Some of the show's other idiosyncrasies blur distinctions between inspired and awful. What is it with Rebecca Pidgeon? The actress (who happens to be Mamet's wife) plays Lady Macbeth to Patrick's tortured thane, and she's the queen of the emphatic odd-syllable break ("I'm delighted to have company while Tom is at his mee-tings").
But there are felicities like Jay, or the great Linda Hunt showing up as a Defense Department psychologist, and some increasingly bizarre stories, such as this season when Jonas is dispatched to a mountain monastery in Chile to retrieve — get this — the sword that pierced Christ's side. The directive comes, of course, from Pidgeon ("Blood and wa-ter came out").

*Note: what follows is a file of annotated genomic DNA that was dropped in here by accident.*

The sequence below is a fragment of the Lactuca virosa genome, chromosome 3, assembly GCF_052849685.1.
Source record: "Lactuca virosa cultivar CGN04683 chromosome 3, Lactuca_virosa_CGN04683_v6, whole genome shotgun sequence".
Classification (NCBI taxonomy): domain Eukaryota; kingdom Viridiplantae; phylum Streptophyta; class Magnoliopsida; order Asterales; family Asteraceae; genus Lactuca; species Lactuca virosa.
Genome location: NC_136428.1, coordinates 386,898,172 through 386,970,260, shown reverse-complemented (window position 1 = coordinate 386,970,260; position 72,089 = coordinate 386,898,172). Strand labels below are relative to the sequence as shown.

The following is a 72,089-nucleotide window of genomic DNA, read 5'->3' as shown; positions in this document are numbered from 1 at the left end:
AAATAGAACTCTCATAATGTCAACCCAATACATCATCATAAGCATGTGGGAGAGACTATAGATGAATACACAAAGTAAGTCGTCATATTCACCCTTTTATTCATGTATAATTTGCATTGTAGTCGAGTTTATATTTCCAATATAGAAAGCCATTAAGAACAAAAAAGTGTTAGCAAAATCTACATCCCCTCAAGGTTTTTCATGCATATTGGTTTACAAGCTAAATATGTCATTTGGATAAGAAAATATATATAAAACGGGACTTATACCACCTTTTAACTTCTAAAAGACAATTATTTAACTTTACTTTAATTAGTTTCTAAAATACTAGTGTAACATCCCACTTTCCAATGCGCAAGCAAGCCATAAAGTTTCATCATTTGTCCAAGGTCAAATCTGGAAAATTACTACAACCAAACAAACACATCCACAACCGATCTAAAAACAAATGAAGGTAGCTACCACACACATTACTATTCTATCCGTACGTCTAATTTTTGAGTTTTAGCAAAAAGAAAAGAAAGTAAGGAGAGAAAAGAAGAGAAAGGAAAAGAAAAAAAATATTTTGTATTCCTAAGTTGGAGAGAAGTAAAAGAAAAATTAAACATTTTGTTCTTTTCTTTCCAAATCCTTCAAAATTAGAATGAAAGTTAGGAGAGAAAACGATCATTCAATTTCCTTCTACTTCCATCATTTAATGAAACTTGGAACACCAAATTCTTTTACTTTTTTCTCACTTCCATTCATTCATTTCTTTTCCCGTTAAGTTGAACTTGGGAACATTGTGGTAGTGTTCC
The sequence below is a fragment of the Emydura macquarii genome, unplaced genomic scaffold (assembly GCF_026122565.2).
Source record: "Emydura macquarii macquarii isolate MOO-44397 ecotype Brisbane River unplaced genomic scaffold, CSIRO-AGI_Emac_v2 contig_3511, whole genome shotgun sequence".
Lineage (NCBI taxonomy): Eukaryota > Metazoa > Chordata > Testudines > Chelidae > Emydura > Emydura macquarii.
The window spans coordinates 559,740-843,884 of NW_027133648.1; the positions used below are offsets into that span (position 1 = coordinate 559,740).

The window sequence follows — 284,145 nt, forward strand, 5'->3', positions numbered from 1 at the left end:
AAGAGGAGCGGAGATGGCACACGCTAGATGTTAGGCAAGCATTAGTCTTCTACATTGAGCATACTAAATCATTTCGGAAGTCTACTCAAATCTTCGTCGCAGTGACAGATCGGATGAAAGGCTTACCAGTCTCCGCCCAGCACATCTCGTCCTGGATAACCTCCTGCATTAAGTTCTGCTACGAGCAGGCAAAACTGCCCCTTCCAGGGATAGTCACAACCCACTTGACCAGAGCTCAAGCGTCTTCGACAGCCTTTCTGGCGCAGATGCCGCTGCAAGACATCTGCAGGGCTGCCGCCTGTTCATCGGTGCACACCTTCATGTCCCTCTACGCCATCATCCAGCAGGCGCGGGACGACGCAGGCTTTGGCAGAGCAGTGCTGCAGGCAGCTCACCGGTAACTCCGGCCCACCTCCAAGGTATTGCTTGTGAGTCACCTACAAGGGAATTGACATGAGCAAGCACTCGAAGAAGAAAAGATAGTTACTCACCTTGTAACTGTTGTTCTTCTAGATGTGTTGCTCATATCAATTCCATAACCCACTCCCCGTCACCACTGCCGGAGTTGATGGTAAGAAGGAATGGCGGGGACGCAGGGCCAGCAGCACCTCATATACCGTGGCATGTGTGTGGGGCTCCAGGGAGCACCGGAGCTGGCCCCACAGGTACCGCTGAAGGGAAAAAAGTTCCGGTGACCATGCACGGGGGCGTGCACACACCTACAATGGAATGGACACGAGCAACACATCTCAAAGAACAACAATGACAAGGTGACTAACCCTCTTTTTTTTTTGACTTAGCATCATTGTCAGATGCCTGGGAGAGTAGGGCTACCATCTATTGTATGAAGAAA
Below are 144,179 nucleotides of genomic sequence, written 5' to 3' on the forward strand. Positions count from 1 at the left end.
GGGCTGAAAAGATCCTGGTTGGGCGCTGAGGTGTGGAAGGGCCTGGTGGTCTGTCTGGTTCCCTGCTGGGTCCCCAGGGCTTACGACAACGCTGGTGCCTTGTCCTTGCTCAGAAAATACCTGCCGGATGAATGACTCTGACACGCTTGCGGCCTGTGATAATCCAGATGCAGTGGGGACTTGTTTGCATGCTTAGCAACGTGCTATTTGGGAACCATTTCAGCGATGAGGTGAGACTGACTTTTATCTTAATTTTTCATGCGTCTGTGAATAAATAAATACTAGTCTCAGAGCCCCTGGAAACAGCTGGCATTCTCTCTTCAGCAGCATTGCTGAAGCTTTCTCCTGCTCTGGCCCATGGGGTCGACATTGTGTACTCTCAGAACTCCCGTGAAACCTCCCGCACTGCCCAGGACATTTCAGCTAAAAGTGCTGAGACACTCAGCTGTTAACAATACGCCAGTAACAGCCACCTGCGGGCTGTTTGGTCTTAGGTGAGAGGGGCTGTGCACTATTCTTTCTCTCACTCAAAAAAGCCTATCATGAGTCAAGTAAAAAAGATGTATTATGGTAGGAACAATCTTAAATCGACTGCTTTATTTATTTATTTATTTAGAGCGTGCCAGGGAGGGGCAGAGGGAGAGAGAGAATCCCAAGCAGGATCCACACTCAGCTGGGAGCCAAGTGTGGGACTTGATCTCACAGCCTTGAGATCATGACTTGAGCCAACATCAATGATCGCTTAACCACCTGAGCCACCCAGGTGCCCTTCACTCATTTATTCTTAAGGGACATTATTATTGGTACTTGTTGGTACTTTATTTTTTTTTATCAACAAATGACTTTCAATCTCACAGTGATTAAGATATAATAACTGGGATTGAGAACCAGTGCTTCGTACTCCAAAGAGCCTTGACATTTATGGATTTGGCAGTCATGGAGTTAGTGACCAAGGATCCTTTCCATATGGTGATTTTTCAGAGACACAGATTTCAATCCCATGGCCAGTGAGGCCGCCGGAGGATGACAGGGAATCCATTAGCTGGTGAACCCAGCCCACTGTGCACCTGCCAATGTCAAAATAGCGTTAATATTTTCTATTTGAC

And another reason to watch the show is because anything Dennis Haysbert says is worth hearing, and Mamet and his own team never let Haysbert down. Mamet has declared his preference for Henry Fonda–type actors who don't act but just know how to be, the purity and strength of their souls always implicit. Of course, if you've seen enough of Mamet's movies, you know that it helps when these "souls" know how to act despite the boss's direction. Haysbert — with a permanent tear-shaped scar under one eye — gives the right mix of gravity and irony to a Biblical line like "Cover your nakedness" as he hands a weapon to an unarmed comrade. When he delivers one of Mamet's bromides for impending catastrophe — "Things are tough all over" — it's with a combination of cynical knowingness and pure-souled idealism. He leavens Mamet's con-game power plays with compassion. If the essence of drama is that all available choices are bad, Haysbert is the man to be with when you take that wrong turn.
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